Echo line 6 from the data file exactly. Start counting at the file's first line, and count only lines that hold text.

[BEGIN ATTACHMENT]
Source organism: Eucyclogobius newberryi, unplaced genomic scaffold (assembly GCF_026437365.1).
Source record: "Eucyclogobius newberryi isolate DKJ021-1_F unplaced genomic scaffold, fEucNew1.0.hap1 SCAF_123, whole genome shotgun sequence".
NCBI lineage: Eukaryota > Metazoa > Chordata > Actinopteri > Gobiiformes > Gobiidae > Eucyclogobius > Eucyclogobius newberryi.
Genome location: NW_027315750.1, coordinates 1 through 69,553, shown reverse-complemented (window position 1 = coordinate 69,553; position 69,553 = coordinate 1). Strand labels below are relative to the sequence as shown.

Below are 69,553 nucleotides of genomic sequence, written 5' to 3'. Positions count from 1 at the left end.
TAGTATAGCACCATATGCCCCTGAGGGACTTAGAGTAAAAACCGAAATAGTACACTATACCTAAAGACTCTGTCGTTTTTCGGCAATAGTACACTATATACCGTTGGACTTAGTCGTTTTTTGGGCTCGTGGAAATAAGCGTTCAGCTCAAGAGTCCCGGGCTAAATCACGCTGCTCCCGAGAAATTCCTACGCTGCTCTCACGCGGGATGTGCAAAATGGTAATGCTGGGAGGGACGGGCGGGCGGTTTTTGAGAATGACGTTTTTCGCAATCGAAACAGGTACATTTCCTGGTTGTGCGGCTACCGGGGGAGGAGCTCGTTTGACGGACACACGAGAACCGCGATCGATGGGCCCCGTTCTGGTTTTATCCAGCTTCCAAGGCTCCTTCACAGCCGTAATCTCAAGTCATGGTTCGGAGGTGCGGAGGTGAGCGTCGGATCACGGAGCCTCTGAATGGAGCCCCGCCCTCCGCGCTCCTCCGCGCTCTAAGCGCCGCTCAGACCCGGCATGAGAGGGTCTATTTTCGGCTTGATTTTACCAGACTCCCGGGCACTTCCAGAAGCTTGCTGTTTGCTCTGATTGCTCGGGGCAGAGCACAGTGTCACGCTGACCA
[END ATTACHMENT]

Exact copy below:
TAGTATAGCACCATATGCCCCTGAGGGACTTAGAGTAAAAACCGAAATAGTACACTATACCTAAAGACTCTGTCGTTTTTCGGCAATAGTACACTATATACCGTTGGACTTAGTCGTTTTTTGGGCTCGTGGAAATAAGCGTTCAGCTCAAGAGTCCCGGGCTAAATCACGCTGCTCCCGAGAAATTCCTACGCTGCTCTCACGCGGGATGTGCAAAATGGTAATGCTGGGAGGGACGGGCGGGCGGTTTTTGAGAATGACGTTTTTCGCAATCGAAACAGGTACATTTCCTGGTTGTGCGGCTACCGGGGGAGGAGCTCGTTTGACGGACACACGAGAACCGCGATCGATGGGCCCCGTTCTGGTTTTATCCAGCTTCCAAGGCTCCTTCACAGCCGTAATCTCAAGTCATGGTTCGGAGGTGCGGAGGTGAGCGTCGGATCACGGAGCCTCTGAATGGAGCCCCGCCCTCCGCGCTCCTCCGCGCTCTAAGCGCCGCTCAGACCCGGCATGAGAGGGTCTATTTTCGGCTTGATTTTACCAGACTCCCGGGCACTTCCAGAAGCTTGCTGTTTGCTCTGATTGCTCGGGGCAGAGCACAGTGTCACGCTGACCA